This week on Make It Last Victor and Mark will be discussing inflationary psychology and how inflation can severely impact your retirement plan.
They’ll also be answering the two biggest questions pre-retirees have- when can I retire, and have I saved enough?
Finally, they’ll wrap things up with a game of Retirement “Yay or Nay?”
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Make It Last is hosted by Victor J. Medina, a Certified Elder Law Attorney (CELA®) and a Certified Financial Planner (CFP™). Founder of Medina Law Group & Palante Wealth Advisors, Victor and his companies are dedicated to empowering people through education about estate planning and their finances.
Full Transcription Below
Mark Elliot: How about that, a little Prince to kick things off. This time of the year back in 1986, Prince started a two‑week run at number one on the US singles chart with obviously the song “Kiss.” It was also this week in 2016 that Prince died at the age of 57.
I think his estate was worth around 200 million. He did not have a valid will at all in place, which is right in the wheelhouse of the Medina Law Group and Palante Wealth. Welcome to “Make it Last” with Victor Medina. I’m Mark Elliott.
Do you have any questions about where you are on your road to retirement? It’s 856‑506‑8300. No cost, no obligation, no pressure. 856‑506‑8300. We’ll give you that number throughout the program. Prince, he was incredibly talented.
When you think about it, we all have that situation. We’re not guaranteed tomorrow. Prince passed away unexpectedly at the age of 57. There’s a lot of things you need to put in place. The team at Medina Law Group, that’s what they are here for ‑‑ to help you with estate planning.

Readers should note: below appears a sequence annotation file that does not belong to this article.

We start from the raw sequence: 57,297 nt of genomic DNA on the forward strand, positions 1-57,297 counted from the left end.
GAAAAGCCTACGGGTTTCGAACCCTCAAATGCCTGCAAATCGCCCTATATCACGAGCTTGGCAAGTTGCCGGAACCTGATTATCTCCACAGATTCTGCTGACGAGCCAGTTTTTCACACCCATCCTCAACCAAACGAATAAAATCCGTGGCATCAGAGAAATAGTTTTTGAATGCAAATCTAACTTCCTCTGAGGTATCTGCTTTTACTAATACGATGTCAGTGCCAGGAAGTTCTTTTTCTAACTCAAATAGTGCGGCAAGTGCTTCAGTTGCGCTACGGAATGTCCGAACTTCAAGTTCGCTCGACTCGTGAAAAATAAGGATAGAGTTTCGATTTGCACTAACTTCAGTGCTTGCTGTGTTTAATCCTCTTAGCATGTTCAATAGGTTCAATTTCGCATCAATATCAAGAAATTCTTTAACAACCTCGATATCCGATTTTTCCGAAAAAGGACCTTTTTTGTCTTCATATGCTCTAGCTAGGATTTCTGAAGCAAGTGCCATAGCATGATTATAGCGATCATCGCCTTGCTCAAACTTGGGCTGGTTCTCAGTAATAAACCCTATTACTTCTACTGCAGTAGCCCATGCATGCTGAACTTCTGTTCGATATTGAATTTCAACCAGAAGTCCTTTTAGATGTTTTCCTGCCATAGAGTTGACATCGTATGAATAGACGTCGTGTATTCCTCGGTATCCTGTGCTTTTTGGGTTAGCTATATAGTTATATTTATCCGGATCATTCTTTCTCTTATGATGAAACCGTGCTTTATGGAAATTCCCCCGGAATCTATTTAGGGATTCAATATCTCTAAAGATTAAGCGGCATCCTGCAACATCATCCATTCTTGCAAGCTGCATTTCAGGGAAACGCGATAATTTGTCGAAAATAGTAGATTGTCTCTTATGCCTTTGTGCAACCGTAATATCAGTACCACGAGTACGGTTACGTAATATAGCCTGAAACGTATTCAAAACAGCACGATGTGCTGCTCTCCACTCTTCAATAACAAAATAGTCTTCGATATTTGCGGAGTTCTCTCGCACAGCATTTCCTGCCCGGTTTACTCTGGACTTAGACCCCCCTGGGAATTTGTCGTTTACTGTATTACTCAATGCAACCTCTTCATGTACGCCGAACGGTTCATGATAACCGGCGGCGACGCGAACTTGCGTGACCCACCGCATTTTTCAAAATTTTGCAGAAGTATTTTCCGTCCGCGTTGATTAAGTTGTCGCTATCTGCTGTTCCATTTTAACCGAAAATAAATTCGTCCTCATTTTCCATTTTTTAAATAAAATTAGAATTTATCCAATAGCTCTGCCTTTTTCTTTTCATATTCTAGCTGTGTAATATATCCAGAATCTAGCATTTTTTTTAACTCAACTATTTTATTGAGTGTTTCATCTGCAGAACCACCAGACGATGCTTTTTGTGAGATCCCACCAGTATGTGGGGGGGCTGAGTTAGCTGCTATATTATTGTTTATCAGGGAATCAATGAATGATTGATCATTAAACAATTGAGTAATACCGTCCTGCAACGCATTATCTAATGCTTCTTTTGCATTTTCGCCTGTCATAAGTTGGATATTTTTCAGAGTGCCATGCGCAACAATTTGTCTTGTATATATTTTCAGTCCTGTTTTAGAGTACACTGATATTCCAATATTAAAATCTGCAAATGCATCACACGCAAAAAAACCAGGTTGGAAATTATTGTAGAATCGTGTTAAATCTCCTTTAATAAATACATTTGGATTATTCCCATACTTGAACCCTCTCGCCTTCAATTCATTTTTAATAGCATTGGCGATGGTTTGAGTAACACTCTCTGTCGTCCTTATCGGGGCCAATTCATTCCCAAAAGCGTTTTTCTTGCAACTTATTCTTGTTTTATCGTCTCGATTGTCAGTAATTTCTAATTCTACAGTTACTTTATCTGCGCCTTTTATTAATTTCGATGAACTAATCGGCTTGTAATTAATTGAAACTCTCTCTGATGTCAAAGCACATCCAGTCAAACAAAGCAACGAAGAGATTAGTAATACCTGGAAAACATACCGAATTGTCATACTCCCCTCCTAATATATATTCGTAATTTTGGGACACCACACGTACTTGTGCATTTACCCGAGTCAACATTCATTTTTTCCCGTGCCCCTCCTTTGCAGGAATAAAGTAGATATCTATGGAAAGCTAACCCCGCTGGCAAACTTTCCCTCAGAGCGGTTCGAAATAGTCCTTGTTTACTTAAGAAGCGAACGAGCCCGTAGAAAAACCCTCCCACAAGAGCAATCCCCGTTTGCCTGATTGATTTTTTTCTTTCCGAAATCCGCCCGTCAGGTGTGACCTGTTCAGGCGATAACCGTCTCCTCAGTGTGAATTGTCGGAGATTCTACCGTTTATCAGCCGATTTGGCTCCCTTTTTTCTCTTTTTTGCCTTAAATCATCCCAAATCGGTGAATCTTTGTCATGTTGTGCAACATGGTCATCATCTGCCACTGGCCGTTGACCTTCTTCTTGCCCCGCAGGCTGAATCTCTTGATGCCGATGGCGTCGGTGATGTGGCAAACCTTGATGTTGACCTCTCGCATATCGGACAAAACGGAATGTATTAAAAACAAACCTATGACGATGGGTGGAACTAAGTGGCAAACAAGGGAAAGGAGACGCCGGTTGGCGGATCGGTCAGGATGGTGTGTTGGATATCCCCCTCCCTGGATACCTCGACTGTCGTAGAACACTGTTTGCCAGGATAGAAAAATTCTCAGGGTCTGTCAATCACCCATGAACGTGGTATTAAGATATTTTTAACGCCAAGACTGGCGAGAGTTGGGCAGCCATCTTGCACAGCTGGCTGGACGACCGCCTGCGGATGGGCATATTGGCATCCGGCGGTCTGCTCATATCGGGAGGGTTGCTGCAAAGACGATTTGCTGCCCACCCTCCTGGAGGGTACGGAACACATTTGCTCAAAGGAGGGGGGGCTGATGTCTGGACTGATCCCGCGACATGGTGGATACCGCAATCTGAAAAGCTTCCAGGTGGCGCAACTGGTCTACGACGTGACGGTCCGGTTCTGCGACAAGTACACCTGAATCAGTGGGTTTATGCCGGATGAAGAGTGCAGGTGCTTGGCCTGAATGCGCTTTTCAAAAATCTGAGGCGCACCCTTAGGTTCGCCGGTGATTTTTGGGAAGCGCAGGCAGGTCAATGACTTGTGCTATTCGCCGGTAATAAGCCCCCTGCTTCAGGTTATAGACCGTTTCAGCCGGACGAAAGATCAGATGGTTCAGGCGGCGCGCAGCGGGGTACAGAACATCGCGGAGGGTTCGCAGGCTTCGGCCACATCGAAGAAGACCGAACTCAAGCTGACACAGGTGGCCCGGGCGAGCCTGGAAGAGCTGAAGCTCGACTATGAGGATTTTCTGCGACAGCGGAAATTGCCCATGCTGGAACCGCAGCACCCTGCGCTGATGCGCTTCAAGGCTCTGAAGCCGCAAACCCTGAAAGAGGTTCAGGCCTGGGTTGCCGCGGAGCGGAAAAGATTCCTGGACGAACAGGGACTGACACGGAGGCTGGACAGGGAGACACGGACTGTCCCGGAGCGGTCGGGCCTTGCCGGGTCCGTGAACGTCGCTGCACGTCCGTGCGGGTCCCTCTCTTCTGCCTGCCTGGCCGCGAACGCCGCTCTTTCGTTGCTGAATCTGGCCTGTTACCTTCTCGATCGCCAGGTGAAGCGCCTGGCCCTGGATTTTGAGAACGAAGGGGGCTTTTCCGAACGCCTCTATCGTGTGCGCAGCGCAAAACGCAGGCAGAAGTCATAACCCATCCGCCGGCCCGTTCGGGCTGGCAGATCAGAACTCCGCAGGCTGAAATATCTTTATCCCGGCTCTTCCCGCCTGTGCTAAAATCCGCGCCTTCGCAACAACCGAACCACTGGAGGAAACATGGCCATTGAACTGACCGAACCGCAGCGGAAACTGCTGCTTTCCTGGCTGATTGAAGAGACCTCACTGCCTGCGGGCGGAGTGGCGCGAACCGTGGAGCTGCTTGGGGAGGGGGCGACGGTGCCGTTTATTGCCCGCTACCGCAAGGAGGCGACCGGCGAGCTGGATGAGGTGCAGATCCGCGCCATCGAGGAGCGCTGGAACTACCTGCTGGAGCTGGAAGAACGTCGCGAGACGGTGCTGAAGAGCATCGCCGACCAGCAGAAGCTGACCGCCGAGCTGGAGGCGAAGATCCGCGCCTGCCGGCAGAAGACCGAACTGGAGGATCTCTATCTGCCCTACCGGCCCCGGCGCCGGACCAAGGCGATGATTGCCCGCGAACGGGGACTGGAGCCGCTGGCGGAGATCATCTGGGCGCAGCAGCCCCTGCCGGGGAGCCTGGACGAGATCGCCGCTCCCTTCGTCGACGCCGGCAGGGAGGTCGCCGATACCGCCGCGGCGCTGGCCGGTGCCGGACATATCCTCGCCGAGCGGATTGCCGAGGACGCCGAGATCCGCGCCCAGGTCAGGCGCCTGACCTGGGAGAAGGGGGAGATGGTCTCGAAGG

Victor is a certified elder law attorney, so they can help you in that world of estate planning, wills, trust, all those things you need for your life and for your loved ones, really. Then Palante Wealth is about holistic planning for your retirement. Victor is a certified financial planner professional, a registered investment advisor.
The team at Palante Wealth teams up with the Medina Law Group to create your Make It Last plan and income strategy, investment strategies, tax efficient strategies and, of course, the estate plan.
We’re going to talk a little bit today on the program to start with, anyway, about inflation. Now, Victor, we know that when we go to the gas station, and we fill up our cars, it’s costing…It seemed like 20 to 30 percent more than it used to. I think I filled up my one car that’s got a pretty big gas tank, and I’ve done it usually around 60 bucks.
I went a little trip, 90 bucks it cost me. I’m like, “Holy cow, 60 was a lot. 90 is crazy!” Then you go to the grocery store. Right now, meat prices are up about almost 15 percent from March of 2022 to March of 2021. Breakfast cereal prices, up 9.2 in that same time frame. It doesn’t make sense if inflation is around eight‑and‑a‑half percent. That’s what they’re saying.
High 40‑year‑plus high average of inflation. Why do things go at different levels? Why doesn’t everything go up eight percent? Why doesn’t my savings account get a little bump, but no, it’s a 0.6 percent or something?
Victor Medina: [laughs] Yeah, there’s one of those that’s missing. One of these things is not like the other. You’ve touched on something really interesting to me, Mark, and I’ve been thinking about it recently, which is the concept of inflationary psychology or inflation psychology.
It’s funny you should mention gassing up and taking trips because recently for Easter, we had to go and visit Jen, my wife, her parents, and go to my in‑laws, which is great, because they cook.